A new mathematical model for predicting infectious disease outbreaks incorporates fear—both of disease and of vaccines—to better understand how pandemics can occur in multiple waves of infections, like those we are seeing with COVID-19. The “Triple Contagion” model of disease and fears, developed by researchers at NYU School of Global Public Health, is published in the Journal of The Royal Society Interface.
Human behaviors like social distancing (which suppresses spread) and vaccine refusal (which promotes it) have shaped the dynamics of epidemics for centuries. Yet, traditional epidemic models have overwhelmingly ignored human behavior and the fears that drive it.
“Emotions like fear can override rational behavior and prompt unconstructive behavioral change,” said Joshua Epstein, professor of epidemiology at NYU School of Global Public Health, founding director of the NYU Agent-Based Modeling Laboratory, and the study’s lead author. “Fear of a contagious disease can shift how susceptible individuals behave; they may take action to protect themselves, but abandon those actions prematurely as fear decays.”
For instance, the fear of catching a virus like SARS-CoV-2 can cause healthy people to self-isolate at home or wear masks, suppressing spread. But, because spread is reduced, the fear can evaporate—leading people to stop isolating or wearing masks too early, when there are still many infected people circulating. This pours fuel—in the form of susceptible people—onto the embers, and a new wave explodes.
Likewise, fear of COVID-19 has motivated millions of people to get vaccinated. But as vaccines suppress spread and with it the fear of disease, people may fear the vaccine more than they do the infection and forego vaccination, again producing disease resurgence.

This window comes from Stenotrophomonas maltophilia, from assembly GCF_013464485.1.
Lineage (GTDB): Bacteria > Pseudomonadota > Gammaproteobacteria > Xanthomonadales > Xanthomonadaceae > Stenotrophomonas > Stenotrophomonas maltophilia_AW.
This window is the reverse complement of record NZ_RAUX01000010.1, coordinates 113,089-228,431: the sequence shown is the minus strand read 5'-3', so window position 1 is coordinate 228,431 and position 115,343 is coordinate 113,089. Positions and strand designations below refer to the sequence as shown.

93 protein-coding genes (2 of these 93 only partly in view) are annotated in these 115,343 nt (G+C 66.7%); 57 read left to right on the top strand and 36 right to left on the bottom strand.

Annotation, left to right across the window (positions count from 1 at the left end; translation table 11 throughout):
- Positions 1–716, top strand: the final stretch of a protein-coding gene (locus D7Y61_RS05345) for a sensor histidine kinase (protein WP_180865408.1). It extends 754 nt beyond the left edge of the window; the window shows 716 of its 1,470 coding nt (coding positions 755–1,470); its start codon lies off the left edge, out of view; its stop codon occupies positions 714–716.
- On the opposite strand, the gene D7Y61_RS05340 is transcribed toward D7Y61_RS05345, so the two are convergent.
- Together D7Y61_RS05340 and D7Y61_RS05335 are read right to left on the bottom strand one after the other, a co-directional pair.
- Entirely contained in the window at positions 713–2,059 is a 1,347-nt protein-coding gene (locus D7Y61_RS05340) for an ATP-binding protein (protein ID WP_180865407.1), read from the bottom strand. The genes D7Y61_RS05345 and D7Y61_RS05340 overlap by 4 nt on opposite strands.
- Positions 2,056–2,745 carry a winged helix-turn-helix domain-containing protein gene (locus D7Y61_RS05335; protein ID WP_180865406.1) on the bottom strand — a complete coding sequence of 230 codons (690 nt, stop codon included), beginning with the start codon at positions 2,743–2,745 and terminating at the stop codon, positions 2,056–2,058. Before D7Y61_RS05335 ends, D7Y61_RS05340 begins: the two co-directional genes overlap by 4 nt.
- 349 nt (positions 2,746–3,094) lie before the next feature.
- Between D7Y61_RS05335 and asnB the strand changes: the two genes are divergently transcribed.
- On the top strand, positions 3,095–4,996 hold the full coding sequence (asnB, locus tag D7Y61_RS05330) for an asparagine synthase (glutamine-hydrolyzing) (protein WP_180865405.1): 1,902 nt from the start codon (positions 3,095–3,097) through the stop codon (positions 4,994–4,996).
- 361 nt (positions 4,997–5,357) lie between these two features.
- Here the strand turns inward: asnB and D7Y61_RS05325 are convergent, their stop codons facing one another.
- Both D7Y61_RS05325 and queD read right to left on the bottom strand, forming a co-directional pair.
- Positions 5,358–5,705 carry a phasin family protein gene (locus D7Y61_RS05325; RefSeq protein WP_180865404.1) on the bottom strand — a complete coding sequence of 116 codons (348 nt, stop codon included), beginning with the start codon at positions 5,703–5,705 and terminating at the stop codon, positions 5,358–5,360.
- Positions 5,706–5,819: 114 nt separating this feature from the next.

For the first time, the “Triple Contagion” model couples these psychological dynamics to the disease dynamics, uncovering new behavioral mechanisms for pandemic persistence and successive waves of infection.
“If fear of COVID-19 exceeds fear of the vaccine, it may spur vaccination and therefore suppress the virus, a trend we saw in the U.S. this spring as millions of Americans were vaccinated and cases dropped,” said Epstein.
“But if people think the vaccine is scarier than the disease—whether they are skeptical about how serious COVID-19 is or because of baseless fears of the vaccine fueled by misinformation—our model shows that people avoid vaccines and a new disease cycle can grow. We’re seeing this play out in real time in regions with lower rates of vaccination, where the Delta variant is rapidly spreading and cases are surging,” added Epstein.
The mathematical model developed by Epstein and his colleagues accounts for behavioral factors—such as the proportion of the population that fears the disease or vaccine, and how adverse events from vaccinations can induce fear—in addition to factoring in the rate of disease transmission, percentage of the population that is vaccinated, and rate of vaccination. Moreover, the model recognizes that fear is not static: it can spread through a population as a result of misinformation or alarming updates, or fade with time or reassuring news.
“Neuroscience suggests that fear itself can be contagious, but fear also tends to fade or decay. In our model, people may overcome their fears of disease and vaccine—either over time, when disease prevalence drops, or from interactions with others who recovered from COVID or got the vaccine and had minimal side effects,” said Epstein.
The model illustrates that the two fears evolve and interact in ways that shape social distancing behavior, vaccine uptake, and the relaxation of these behaviors. These dynamics, in turn, can amplify or suppress disease transmission, which feeds back to affect behavior, producing disease resurgence and multiple waves.
“Our ‘Triple Contagion’ model draws on the neuroscience of fear learning, extinction, and transmission to reveal new mechanisms for multiple pandemic waves of the sort we see in the current SARS-CoV-2 pandemic and novel ways to think about mitigating its spread,” said Erez Hatna, clinical associate professor of epidemiology at NYU School of Global Public Health and a coauthor of the study.
In addition to Epstein and Hatna, Jennifer Crodelle of Middlebury College is a study author. The research was funded by the National Science Foundation’s Collaborative Research: RAPID: Behavioral Epidemic Modelling For COVID-19 Containment (grant number 2034022), and a New York University COVID-19 Research Catalyst grant.